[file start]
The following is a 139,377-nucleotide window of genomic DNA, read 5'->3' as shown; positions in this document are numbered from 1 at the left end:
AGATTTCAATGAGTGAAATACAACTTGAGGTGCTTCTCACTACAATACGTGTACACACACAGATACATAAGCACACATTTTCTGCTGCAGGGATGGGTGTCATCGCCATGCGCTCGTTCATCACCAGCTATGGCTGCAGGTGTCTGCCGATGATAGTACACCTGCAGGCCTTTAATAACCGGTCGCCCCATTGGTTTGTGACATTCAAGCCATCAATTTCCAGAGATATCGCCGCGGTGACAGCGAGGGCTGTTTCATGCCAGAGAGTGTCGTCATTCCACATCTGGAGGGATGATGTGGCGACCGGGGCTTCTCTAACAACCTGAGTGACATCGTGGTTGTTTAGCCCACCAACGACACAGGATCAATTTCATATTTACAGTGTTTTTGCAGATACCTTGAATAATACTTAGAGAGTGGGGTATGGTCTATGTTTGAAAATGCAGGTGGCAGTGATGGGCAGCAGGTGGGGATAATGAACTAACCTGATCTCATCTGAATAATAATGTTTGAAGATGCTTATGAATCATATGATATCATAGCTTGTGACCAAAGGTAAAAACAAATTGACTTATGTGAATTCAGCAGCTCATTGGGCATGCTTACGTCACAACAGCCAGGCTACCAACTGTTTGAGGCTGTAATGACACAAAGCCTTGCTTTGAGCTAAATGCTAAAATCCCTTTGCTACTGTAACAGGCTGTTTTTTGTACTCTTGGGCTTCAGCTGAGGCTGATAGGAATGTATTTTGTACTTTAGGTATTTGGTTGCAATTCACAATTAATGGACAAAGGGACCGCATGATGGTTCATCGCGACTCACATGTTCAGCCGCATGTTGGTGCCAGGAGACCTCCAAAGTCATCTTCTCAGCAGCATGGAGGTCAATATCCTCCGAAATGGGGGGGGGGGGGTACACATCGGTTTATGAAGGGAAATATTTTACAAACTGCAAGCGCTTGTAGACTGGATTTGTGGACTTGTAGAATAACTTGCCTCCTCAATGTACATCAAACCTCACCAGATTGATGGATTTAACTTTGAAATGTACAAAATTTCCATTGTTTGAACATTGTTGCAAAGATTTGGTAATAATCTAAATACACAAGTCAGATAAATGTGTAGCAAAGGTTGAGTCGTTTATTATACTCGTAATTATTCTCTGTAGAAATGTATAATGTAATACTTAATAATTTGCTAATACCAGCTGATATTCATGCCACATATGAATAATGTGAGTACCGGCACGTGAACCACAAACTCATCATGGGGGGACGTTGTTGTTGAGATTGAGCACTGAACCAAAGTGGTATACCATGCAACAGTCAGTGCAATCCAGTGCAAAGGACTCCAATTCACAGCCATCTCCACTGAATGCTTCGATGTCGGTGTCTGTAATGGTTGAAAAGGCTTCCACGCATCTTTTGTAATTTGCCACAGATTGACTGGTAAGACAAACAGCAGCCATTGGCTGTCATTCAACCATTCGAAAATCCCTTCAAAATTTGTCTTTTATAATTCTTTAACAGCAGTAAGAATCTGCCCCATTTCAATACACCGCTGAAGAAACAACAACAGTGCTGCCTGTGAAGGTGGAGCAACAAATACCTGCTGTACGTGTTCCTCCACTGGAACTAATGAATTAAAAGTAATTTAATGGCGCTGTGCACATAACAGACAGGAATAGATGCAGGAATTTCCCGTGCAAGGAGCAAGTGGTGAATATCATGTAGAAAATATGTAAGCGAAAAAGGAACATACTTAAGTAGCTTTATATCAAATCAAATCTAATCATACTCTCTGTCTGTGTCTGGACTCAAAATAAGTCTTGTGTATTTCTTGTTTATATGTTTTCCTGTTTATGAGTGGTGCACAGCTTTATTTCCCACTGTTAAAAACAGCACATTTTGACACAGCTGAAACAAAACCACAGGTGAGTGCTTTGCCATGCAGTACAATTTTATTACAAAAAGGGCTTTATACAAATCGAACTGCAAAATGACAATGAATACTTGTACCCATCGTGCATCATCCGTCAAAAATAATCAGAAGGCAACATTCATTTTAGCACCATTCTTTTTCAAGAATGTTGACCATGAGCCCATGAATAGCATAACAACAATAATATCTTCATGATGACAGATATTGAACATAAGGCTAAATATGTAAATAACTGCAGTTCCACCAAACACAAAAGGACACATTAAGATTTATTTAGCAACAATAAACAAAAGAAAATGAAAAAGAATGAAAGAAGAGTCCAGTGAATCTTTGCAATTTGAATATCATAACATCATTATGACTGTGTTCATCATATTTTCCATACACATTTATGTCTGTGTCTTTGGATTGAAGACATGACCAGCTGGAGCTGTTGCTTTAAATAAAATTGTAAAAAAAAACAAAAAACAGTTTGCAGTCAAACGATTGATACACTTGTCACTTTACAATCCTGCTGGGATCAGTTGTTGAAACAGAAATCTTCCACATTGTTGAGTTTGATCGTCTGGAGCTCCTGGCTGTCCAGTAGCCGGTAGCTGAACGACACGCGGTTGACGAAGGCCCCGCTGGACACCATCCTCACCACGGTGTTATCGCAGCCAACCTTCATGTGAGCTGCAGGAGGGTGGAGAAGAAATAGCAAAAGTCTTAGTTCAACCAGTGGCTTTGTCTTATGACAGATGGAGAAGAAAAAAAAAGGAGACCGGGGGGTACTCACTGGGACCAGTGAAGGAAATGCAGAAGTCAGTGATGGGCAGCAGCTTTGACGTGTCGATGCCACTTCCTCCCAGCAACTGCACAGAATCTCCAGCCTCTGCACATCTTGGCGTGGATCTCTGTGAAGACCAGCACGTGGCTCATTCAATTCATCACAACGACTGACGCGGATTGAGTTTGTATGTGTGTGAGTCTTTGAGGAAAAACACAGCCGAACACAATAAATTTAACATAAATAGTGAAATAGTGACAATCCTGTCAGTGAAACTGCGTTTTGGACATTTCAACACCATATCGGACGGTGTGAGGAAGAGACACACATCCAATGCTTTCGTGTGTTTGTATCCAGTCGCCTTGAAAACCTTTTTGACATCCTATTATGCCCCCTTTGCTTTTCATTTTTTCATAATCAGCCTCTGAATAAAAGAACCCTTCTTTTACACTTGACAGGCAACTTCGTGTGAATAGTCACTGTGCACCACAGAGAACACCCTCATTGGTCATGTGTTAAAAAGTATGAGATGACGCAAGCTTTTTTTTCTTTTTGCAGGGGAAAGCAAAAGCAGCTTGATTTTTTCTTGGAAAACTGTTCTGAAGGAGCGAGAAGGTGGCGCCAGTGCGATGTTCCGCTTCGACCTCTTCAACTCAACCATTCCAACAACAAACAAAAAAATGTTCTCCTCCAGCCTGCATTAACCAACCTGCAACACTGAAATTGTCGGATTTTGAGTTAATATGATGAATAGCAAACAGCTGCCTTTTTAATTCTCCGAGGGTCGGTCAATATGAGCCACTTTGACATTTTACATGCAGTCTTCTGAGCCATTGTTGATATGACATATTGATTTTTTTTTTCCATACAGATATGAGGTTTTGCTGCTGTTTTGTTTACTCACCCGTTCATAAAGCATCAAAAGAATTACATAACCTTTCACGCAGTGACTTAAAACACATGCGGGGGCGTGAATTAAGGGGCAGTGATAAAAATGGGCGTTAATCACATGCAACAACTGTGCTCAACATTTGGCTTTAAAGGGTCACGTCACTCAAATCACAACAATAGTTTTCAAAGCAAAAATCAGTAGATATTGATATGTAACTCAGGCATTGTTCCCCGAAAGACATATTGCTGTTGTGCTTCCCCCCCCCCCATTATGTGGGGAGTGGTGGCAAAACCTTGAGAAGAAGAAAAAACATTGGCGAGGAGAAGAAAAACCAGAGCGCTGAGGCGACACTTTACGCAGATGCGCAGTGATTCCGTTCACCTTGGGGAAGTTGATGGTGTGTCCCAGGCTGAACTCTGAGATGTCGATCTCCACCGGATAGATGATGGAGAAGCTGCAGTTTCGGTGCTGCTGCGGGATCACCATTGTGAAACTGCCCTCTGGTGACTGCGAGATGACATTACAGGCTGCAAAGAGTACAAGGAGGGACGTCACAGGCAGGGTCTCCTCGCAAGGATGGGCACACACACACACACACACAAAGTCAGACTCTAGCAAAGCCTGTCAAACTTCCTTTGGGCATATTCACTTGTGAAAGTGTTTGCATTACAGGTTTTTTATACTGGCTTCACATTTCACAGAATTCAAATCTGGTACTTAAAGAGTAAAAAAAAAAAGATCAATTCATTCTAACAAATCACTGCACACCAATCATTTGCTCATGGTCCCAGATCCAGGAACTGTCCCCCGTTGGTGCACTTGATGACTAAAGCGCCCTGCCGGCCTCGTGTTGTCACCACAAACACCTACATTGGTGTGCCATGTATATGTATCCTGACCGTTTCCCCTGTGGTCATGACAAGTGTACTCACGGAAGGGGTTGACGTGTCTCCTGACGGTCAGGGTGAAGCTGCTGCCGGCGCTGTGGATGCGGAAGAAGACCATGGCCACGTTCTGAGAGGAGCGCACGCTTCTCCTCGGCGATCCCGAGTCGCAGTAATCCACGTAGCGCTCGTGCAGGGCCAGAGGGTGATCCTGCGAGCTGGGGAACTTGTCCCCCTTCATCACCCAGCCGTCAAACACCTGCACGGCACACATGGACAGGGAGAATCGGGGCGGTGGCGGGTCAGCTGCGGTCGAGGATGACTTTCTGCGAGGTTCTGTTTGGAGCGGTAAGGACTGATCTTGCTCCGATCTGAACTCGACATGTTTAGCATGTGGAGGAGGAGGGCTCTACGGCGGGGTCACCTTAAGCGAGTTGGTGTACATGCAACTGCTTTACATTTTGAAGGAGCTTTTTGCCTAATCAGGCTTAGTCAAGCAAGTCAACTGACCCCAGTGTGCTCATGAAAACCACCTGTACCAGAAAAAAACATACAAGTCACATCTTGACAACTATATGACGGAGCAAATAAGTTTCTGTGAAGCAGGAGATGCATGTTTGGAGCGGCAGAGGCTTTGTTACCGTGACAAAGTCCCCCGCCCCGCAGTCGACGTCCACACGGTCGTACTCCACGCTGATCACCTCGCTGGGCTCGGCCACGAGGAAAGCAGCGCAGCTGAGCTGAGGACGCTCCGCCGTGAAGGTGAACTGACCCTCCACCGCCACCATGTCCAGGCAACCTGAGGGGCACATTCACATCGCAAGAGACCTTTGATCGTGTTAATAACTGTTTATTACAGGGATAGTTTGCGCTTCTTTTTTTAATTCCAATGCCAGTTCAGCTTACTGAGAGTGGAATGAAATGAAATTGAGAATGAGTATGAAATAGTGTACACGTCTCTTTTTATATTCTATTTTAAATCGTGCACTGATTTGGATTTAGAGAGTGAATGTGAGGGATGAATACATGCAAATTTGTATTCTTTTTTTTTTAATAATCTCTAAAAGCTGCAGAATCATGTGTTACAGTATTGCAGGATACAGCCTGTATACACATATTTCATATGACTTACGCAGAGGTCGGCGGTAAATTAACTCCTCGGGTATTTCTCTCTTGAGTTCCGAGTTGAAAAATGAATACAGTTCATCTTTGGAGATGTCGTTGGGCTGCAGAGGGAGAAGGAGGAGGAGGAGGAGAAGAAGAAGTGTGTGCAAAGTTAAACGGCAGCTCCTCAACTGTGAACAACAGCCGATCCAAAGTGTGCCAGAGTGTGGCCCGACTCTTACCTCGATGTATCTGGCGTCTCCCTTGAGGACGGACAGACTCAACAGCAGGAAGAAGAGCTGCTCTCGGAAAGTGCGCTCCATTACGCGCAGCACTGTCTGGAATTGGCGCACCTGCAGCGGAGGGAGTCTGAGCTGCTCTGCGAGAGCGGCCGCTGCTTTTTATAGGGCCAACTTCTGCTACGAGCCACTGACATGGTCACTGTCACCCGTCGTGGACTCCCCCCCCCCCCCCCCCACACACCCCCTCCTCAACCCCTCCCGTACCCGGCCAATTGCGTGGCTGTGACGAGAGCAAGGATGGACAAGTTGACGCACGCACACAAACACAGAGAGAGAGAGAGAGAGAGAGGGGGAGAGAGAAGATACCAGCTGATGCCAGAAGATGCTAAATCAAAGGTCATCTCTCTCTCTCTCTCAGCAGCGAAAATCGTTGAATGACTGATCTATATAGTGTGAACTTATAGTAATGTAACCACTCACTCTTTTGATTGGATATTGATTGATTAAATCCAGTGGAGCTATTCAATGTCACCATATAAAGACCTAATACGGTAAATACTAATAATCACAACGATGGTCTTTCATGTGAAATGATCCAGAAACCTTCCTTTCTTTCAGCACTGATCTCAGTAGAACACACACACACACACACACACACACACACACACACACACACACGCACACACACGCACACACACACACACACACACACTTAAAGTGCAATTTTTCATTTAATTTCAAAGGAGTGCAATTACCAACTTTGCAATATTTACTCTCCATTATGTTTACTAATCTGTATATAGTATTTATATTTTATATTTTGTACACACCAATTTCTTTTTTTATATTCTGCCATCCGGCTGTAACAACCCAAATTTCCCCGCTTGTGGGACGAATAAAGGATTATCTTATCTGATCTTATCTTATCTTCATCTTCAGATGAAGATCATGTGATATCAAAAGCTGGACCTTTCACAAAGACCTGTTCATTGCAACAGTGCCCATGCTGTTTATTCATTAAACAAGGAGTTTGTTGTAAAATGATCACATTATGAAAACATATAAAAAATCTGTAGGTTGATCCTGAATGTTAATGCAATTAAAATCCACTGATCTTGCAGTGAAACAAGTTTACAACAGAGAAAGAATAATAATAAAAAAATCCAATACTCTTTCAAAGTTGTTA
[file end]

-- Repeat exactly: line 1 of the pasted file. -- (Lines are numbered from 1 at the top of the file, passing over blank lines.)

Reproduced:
The following is a 139,377-nucleotide window of genomic DNA, read 5'->3' as shown; positions in this document are numbered from 1 at the left end: